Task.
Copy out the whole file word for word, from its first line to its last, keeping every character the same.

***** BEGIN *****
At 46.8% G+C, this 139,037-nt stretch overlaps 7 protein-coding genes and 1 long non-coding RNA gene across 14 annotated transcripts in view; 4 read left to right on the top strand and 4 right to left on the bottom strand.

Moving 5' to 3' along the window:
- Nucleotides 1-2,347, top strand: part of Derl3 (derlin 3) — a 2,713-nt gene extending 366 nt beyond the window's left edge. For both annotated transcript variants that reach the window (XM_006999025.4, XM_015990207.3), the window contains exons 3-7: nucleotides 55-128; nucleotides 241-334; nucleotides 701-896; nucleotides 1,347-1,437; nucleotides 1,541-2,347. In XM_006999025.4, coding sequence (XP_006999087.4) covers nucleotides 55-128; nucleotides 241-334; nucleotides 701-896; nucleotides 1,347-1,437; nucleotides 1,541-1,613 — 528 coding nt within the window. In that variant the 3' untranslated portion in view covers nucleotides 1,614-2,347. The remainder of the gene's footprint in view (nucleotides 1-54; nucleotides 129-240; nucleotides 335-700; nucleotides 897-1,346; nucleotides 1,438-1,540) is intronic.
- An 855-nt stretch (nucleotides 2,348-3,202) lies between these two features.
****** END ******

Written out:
At 46.8% G+C, this 139,037-nt stretch overlaps 7 protein-coding genes and 1 long non-coding RNA gene across 14 annotated transcripts in view; 4 read left to right on the top strand and 4 right to left on the bottom strand.

Moving 5' to 3' along the window:
- Nucleotides 1-2,347, top strand: part of Derl3 (derlin 3) — a 2,713-nt gene extending 366 nt beyond the window's left edge. For both annotated transcript variants that reach the window (XM_006999025.4, XM_015990207.3), the window contains exons 3-7: nucleotides 55-128; nucleotides 241-334; nucleotides 701-896; nucleotides 1,347-1,437; nucleotides 1,541-2,347. In XM_006999025.4, coding sequence (XP_006999087.4) covers nucleotides 55-128; nucleotides 241-334; nucleotides 701-896; nucleotides 1,347-1,437; nucleotides 1,541-1,613 — 528 coding nt within the window. In that variant the 3' untranslated portion in view covers nucleotides 1,614-2,347. The remainder of the gene's footprint in view (nucleotides 1-54; nucleotides 129-240; nucleotides 335-700; nucleotides 897-1,346; nucleotides 1,438-1,540) is intronic.
- An 855-nt stretch (nucleotides 2,348-3,202) lies between these two features.